3 Steps to Plan a Flawless Virtual Event

As an event planner, I am here to say that virtual events are here to stay! With most entrepreneurs opting to host virtual, in-person or hybrid events here are 3 Steps to Plan a Flawless Virtual Event.

1. Know your Market

Know your target audience. Are they more inclined to partake in virtual event planning? How tech-savvy are they? There are so many more questions you need to be asking in order to build a strong event. In addition, choosing a time and date is important. Geographical concerns are a total nonissue with a virtual event. The time, however, is still just as relevant as ever. Naturally, the best times are weekends during the early evenings. However, it’s not that simple. Is there other important stuff going on at the designated event time? Does the event time coincide with that high-profile sports game or finale of Dancing with the Stars?

Send out surveys or start a discussion forum to acquire answers from your audience. Ask your audience for time and date suggestions and go with the one when most people will be available. Another thing you should take into consideration is the number of overseas followers and whether the time difference will work for them. Ultimately, though, you can always upload the video on YouTube after the live show, so don’t get too caught up in finding the perfect time.

2. Choose the Right Virtual Platform

There are so many live streaming services out there. Some of the popular options include Streamyard, Hopin, Virbela, HeySummit, and so much more. These services more or less offer the same basic features; it really is more a matter of personal preference.

Most services also offer a free trial where you can perform dry runs before the event. This allows you to familiarize yourself with the basic functionalities while testing virtual event planning services, such as the timeliness and helpfulness of live technical support.


Choosing a venue is so important for virtual events. Just because it’s virtual event planning doesn’t mean it should be held at your office. Yes, technically you can do that, and you will save a lot of money by doing so. However, remember that there will still be a live speaker and/or workshops and trade shows, and you need space for those accommodations. While you don’t need an overly lavish and spacious venue, you still need to a venue with the basics like a stage with a podium and AV equipment.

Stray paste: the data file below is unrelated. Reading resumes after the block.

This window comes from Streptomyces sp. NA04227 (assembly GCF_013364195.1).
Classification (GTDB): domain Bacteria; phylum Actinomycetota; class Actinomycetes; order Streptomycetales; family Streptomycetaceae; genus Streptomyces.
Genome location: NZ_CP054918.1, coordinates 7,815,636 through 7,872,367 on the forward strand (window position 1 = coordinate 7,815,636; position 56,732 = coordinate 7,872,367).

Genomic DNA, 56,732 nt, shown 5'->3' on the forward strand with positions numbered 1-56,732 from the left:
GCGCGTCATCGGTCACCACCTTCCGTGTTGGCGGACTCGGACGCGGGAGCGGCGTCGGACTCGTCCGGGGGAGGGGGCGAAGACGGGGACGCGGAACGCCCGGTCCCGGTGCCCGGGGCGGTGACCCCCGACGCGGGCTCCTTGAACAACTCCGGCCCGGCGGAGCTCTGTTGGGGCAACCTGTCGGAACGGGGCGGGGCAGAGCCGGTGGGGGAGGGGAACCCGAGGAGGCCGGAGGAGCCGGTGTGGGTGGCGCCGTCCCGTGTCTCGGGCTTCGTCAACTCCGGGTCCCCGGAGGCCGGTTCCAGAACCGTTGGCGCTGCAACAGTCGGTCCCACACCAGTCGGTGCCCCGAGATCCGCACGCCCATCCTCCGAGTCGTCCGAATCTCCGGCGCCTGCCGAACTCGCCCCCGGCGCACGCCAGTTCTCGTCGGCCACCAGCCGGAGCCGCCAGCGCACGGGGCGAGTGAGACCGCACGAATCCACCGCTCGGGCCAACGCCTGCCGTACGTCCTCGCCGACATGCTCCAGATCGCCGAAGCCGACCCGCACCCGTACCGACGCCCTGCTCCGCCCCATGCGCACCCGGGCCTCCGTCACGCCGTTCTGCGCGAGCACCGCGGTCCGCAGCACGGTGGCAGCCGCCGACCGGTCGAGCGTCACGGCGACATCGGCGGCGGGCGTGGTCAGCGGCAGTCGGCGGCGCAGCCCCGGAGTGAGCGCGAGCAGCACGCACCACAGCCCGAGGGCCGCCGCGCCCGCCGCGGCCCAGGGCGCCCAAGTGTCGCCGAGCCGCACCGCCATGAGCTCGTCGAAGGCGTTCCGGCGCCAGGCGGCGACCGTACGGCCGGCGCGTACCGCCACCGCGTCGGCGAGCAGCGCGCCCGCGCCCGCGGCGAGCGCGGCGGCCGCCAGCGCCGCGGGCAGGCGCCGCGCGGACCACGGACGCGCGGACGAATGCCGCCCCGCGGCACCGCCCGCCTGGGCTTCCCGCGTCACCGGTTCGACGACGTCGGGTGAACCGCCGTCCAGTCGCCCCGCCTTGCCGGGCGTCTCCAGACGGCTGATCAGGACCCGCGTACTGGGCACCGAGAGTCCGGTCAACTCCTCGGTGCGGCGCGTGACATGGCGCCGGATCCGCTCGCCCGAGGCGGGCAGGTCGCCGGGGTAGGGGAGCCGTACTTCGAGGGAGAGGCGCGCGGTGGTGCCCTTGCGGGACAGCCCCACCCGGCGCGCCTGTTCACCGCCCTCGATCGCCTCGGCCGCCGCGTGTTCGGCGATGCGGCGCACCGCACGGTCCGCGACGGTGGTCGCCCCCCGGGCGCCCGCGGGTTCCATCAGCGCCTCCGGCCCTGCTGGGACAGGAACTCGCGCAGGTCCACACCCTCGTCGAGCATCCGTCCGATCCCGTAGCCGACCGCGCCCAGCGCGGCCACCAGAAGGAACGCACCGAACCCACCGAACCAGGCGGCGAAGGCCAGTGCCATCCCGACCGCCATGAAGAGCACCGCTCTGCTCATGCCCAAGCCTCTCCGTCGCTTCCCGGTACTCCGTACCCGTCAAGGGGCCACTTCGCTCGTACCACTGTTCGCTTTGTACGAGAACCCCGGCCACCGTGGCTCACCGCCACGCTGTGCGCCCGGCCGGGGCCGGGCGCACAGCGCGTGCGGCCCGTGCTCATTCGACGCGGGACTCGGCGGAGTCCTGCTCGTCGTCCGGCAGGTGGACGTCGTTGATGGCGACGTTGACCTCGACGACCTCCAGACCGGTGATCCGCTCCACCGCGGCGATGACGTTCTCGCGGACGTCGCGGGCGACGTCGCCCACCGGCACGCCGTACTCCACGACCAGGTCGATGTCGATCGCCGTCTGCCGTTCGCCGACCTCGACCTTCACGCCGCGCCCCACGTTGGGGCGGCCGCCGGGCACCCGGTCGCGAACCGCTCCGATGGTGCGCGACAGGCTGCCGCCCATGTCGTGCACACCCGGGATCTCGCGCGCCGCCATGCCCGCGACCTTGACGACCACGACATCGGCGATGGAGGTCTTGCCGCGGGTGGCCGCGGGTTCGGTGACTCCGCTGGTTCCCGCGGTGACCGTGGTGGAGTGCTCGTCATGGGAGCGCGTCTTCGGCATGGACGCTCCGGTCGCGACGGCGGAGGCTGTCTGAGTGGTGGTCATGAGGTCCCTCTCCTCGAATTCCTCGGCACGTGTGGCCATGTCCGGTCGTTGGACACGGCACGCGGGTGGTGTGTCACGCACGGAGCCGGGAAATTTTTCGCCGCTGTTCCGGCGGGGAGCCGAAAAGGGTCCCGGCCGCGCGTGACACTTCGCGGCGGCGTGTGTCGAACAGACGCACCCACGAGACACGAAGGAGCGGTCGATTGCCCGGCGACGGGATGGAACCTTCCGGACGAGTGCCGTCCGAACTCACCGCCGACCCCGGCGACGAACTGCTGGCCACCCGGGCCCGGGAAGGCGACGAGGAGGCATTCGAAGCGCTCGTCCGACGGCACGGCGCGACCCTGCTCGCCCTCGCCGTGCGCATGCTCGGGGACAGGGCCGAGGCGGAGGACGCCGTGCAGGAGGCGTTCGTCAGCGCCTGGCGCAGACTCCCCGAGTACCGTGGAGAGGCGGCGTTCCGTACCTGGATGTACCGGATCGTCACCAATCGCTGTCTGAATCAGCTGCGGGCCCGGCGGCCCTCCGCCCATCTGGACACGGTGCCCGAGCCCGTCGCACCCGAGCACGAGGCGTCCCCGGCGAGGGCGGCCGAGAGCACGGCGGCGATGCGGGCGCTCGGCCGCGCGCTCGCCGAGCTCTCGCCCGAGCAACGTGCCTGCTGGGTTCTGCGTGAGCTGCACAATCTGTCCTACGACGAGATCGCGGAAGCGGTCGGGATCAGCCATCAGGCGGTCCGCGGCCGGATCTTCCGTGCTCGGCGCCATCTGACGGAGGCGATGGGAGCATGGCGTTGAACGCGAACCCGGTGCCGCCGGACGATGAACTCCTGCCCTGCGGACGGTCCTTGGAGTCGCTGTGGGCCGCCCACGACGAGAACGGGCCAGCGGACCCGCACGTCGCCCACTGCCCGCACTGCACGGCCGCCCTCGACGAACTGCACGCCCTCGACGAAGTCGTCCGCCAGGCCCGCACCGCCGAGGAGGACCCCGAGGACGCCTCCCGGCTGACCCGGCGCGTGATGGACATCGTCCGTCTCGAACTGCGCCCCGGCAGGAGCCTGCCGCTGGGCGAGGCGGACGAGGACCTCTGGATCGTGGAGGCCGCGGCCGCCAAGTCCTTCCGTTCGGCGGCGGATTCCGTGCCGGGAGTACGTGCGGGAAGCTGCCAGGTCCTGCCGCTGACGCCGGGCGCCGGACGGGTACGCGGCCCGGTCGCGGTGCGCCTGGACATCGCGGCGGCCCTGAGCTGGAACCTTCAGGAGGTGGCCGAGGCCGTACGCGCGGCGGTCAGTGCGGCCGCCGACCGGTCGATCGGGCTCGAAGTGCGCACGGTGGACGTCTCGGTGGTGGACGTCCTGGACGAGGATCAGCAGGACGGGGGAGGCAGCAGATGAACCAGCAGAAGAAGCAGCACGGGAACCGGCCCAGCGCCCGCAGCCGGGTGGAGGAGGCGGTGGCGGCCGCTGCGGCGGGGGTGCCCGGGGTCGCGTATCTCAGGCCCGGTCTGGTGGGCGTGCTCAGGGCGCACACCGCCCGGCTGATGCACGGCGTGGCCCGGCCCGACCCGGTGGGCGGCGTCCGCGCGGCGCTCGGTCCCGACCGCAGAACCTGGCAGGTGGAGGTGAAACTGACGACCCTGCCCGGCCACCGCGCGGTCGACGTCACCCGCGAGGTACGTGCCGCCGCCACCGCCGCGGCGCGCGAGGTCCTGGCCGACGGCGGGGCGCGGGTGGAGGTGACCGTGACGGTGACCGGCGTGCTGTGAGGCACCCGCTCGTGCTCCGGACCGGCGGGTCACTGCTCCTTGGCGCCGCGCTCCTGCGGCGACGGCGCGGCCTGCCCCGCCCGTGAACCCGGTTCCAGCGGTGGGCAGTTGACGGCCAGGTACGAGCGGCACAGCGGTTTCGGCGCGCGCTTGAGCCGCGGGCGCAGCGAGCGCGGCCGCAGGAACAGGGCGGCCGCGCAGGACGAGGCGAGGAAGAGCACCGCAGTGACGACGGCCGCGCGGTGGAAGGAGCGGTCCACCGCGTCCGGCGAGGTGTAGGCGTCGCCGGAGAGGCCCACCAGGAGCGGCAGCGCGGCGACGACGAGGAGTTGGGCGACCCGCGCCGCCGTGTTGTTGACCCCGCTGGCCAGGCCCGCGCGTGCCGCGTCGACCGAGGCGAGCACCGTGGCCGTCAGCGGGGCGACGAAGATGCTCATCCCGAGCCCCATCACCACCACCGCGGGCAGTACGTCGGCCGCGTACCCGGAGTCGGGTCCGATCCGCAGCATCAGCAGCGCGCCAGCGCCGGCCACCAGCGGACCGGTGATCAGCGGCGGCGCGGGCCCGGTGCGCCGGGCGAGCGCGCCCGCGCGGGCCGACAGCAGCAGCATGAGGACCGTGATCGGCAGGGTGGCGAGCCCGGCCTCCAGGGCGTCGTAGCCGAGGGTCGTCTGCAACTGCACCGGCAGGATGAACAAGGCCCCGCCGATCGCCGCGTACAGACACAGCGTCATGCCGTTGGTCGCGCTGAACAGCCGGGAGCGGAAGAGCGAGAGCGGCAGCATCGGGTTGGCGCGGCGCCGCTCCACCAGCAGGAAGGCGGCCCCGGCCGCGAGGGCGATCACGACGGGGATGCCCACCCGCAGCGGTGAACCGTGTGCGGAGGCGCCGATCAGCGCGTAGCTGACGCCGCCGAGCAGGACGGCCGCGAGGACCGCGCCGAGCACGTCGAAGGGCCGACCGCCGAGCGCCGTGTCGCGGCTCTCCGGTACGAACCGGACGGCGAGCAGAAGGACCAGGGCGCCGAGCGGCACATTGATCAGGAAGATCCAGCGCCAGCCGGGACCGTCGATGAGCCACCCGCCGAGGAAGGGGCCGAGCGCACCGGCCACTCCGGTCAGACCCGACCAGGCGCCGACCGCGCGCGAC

Finally, remember that the camera will (or should) be zooming in and out, and viewers will be getting a good view of the background. If the event is held at your office or at a cramped briefing room, the whole thing will look cheap.

3. Market Your Event

Virtual events have to be marketed just like a typical live event. This is where social media comes into play. Yes, there are the usual methods of Facebook posting. You have to go beyond that, though, and also incorporate other methods.

Perhaps you can use Instagram or Tick tock to show viewers the venue where the event will take place. Social media posts can also include links to other content, such as your MC/Host doing a live with you, speaker bios, vlogs, or a tutorial video on how to log into the Livestream.

Finally, don’t forget the event hashtag and use it frequently, while urging followers to do the same. If you have email subscribers, use your newsletters as another promotional tool with links to the event signup page and other promo material.

Perhaps you can use Instagram or Tick tock to show viewers the venue where the event will take place. Social media posts can also include links to other content, such as your MC/Host doing a live with you, speaker bios, vlogs, or a tutorial video on how to log into the Livestream.

Finally, don’t forget the event hashtag and use it frequently, while urging followers to do the same. If you have email subscribers, use your newsletters as another promotional tool with links to the event signup page and other promo material.


Bonus: MC/Host for your event

Who will be hosting the event? You can hire a professional speaker or it can even be an in-house staff member who is comfortable enough presenting live before a remote audience. Whoever the designated person is, he/she should be able to speak clearly, respond to questions fielded through social media, introduce speakers, and so on. The host should also be comfortable looking straight into the camera and not at a script in his hands.

The host also needs to respond at the spur of the moment to unexpected events. If the scheduled speaker is late, for example, could the host continue to come up with things to say to keep viewers from signing out?

Finally, keep in mind that you can also have two hosts that can speak to each other as well as to the audience. This can be really beneficial if the two hosts have a strong rapport and can respond to one another’s zingers and one-liners.


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